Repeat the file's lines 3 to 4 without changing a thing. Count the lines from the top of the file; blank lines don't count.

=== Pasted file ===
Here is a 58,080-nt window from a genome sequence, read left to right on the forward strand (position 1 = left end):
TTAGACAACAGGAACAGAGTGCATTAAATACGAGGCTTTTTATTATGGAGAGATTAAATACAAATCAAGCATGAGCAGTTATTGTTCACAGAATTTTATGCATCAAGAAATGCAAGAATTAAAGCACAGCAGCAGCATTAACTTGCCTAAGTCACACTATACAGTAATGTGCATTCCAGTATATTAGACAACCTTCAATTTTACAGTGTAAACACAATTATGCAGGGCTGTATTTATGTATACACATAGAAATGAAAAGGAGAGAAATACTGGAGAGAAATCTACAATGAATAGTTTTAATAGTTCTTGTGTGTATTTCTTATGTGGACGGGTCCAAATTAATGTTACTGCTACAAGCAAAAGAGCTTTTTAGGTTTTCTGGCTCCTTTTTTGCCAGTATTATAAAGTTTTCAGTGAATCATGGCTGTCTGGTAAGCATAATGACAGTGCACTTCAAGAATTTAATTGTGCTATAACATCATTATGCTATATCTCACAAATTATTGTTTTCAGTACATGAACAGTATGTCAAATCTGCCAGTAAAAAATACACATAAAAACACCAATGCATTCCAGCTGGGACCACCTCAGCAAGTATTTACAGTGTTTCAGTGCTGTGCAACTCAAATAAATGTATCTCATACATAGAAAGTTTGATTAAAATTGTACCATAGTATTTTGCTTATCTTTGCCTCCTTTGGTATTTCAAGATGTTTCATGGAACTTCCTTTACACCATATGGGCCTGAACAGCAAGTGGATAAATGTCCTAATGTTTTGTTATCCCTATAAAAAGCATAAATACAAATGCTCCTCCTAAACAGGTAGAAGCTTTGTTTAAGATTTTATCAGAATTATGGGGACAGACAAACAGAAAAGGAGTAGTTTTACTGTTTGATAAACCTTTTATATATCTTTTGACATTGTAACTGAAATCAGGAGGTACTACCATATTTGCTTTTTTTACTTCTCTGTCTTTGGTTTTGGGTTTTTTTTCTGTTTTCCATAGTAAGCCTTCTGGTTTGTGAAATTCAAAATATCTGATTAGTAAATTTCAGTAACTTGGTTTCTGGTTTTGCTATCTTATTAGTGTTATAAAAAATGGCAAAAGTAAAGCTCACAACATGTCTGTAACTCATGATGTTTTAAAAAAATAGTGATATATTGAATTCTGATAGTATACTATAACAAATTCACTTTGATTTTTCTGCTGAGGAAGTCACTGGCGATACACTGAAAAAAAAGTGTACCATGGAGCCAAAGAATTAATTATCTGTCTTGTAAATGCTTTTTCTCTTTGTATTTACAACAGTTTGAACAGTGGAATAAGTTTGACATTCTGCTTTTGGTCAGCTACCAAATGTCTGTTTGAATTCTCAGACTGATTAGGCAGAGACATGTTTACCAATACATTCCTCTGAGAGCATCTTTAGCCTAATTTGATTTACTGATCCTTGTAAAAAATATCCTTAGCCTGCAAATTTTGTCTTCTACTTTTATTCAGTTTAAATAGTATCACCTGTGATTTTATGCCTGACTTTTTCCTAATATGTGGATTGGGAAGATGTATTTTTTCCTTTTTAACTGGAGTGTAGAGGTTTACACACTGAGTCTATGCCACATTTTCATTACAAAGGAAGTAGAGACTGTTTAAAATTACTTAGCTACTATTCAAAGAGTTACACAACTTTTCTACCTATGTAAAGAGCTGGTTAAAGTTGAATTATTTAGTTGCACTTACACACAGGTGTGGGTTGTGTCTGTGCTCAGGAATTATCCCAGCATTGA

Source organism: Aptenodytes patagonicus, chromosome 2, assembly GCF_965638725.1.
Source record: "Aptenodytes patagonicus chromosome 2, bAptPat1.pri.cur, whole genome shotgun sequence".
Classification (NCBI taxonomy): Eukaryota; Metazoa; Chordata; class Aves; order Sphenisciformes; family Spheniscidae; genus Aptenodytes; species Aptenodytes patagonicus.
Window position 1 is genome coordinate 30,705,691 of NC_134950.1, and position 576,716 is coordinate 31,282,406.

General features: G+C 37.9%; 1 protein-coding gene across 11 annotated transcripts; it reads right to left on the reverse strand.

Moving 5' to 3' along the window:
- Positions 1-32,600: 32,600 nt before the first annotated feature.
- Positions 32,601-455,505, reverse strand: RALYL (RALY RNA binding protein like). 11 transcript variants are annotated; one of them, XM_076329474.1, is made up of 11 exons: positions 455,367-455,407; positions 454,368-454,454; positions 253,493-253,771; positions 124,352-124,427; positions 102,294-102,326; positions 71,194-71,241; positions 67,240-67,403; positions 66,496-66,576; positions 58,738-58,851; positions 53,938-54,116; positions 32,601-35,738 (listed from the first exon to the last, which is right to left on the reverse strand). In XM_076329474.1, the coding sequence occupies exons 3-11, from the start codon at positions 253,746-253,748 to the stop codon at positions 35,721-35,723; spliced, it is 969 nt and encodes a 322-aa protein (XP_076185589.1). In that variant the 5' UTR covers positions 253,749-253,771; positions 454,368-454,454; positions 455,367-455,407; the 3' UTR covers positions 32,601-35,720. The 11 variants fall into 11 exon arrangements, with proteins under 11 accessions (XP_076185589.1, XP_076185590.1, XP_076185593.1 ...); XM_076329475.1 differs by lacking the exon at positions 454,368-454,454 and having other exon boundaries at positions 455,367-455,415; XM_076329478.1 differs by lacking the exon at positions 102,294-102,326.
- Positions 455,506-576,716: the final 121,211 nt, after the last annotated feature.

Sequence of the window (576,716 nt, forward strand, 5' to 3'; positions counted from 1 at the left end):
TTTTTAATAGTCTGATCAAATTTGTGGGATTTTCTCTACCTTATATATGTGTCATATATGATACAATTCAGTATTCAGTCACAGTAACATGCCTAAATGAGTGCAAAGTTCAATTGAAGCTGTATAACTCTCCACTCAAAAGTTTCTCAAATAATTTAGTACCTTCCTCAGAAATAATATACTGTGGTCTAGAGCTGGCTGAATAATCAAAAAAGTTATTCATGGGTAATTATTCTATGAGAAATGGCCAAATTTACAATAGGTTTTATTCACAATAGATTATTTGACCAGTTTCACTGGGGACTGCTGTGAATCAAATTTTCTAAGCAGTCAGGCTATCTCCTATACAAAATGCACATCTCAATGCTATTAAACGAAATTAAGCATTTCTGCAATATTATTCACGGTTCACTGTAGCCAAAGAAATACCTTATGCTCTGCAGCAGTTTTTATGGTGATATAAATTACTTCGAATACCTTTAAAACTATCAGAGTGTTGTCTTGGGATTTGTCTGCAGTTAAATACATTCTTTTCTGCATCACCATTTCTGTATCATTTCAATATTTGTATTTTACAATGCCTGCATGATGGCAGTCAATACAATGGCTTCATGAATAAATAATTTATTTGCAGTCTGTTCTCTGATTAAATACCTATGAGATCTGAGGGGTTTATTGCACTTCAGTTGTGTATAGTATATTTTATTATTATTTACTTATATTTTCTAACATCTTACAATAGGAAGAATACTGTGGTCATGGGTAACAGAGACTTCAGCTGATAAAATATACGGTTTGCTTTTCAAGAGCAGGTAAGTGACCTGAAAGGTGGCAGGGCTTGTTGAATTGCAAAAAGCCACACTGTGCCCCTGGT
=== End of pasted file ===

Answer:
Source organism: Aptenodytes patagonicus, chromosome 2, assembly GCF_965638725.1.
Source record: "Aptenodytes patagonicus chromosome 2, bAptPat1.pri.cur, whole genome shotgun sequence".